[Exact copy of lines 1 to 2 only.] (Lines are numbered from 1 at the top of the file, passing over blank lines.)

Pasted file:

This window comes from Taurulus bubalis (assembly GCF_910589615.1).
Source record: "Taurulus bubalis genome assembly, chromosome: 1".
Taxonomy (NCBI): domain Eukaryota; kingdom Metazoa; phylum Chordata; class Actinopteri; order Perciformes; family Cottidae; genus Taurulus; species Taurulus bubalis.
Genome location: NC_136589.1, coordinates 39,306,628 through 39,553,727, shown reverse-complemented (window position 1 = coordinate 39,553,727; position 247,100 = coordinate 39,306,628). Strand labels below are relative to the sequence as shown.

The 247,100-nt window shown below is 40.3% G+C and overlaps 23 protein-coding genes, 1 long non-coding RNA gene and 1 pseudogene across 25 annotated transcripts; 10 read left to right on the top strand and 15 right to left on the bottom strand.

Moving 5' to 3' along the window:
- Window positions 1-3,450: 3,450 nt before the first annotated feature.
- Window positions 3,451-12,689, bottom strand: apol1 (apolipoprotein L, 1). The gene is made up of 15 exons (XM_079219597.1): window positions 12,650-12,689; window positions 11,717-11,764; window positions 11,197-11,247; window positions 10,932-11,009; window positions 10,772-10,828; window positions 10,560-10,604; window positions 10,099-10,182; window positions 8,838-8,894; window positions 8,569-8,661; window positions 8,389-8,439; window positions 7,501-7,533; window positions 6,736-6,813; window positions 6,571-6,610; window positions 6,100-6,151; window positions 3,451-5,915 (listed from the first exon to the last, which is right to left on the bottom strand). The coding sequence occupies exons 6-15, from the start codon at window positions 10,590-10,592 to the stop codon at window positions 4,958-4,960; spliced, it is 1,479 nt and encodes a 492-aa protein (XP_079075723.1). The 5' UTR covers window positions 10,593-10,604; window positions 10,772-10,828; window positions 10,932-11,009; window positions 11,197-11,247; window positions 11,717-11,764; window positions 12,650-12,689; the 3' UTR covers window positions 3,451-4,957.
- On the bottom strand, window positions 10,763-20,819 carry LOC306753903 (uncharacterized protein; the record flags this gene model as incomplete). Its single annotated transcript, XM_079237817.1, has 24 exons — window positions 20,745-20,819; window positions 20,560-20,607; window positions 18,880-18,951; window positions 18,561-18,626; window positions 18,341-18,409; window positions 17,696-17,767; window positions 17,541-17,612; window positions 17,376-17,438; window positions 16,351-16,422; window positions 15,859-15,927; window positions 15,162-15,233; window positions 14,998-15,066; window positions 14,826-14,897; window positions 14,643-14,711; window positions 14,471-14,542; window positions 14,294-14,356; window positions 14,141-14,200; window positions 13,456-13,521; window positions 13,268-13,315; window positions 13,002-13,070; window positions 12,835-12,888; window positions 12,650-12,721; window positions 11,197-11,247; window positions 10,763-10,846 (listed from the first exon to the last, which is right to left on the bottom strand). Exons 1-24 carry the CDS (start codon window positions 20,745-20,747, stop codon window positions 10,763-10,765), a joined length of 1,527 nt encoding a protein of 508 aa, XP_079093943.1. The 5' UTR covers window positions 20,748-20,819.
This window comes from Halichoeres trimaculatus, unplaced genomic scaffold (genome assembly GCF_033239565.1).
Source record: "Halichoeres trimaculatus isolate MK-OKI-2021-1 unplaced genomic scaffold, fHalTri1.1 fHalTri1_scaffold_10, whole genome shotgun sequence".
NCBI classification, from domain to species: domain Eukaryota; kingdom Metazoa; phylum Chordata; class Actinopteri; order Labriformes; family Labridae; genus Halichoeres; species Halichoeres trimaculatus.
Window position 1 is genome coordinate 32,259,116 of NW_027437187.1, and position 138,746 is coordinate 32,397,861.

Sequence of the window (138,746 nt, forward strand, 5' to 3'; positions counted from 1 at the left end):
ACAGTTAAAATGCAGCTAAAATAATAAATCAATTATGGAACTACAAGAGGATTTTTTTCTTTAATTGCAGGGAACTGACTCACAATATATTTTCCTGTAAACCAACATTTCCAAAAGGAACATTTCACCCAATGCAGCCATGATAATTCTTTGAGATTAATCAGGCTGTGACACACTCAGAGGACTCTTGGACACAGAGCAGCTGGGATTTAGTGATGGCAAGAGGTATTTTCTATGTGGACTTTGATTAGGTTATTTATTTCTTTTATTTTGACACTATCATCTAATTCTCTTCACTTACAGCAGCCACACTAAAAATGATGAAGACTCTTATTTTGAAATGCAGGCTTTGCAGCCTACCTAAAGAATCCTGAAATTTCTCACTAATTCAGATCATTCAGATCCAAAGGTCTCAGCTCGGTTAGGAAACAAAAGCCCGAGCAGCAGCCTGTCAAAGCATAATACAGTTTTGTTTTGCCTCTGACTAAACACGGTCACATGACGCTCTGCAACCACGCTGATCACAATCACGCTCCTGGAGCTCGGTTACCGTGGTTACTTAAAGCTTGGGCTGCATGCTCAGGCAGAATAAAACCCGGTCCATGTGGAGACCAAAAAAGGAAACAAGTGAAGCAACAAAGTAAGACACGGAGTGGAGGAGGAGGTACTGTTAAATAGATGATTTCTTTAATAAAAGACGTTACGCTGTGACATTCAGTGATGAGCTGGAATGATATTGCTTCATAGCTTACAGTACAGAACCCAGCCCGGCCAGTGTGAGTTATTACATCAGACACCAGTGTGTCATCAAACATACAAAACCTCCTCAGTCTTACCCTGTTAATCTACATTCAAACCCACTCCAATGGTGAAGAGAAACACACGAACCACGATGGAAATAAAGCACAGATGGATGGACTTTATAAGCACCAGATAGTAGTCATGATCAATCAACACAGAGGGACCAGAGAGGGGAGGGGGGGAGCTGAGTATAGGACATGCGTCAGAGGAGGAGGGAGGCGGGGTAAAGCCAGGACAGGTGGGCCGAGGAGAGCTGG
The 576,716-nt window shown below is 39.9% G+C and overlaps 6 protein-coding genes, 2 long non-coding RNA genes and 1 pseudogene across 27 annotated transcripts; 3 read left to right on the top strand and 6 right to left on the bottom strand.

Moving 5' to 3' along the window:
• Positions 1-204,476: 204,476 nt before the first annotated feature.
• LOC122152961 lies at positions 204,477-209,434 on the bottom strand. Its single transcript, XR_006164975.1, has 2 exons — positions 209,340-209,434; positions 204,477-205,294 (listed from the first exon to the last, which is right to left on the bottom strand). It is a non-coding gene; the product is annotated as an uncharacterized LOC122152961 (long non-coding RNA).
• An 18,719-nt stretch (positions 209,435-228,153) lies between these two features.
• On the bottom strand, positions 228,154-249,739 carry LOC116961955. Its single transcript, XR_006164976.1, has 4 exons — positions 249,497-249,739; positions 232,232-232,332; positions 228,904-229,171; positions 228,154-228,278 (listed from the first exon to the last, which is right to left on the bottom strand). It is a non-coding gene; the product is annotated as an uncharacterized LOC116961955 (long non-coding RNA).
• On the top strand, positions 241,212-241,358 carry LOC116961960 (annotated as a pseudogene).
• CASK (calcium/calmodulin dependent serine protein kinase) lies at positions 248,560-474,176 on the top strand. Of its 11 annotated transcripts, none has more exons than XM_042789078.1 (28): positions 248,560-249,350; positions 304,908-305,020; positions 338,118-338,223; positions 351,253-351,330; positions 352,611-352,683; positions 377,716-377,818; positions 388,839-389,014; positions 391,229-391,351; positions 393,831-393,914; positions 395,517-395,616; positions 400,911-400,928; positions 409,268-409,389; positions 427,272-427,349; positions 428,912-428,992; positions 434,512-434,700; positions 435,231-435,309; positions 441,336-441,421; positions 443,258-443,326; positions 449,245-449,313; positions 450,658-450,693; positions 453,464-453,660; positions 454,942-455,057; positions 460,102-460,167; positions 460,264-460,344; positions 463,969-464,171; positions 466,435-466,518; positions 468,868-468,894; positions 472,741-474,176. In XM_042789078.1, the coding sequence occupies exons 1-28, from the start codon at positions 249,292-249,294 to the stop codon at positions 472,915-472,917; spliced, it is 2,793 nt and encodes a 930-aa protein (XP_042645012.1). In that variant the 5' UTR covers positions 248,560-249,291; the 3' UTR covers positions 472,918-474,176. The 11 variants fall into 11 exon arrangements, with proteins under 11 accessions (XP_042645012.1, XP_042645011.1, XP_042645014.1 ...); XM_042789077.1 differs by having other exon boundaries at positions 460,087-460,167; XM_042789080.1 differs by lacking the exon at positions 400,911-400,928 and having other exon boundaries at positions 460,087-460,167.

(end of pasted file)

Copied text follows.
This window comes from Taurulus bubalis (assembly GCF_910589615.1).
Source record: "Taurulus bubalis genome assembly, chromosome: 1".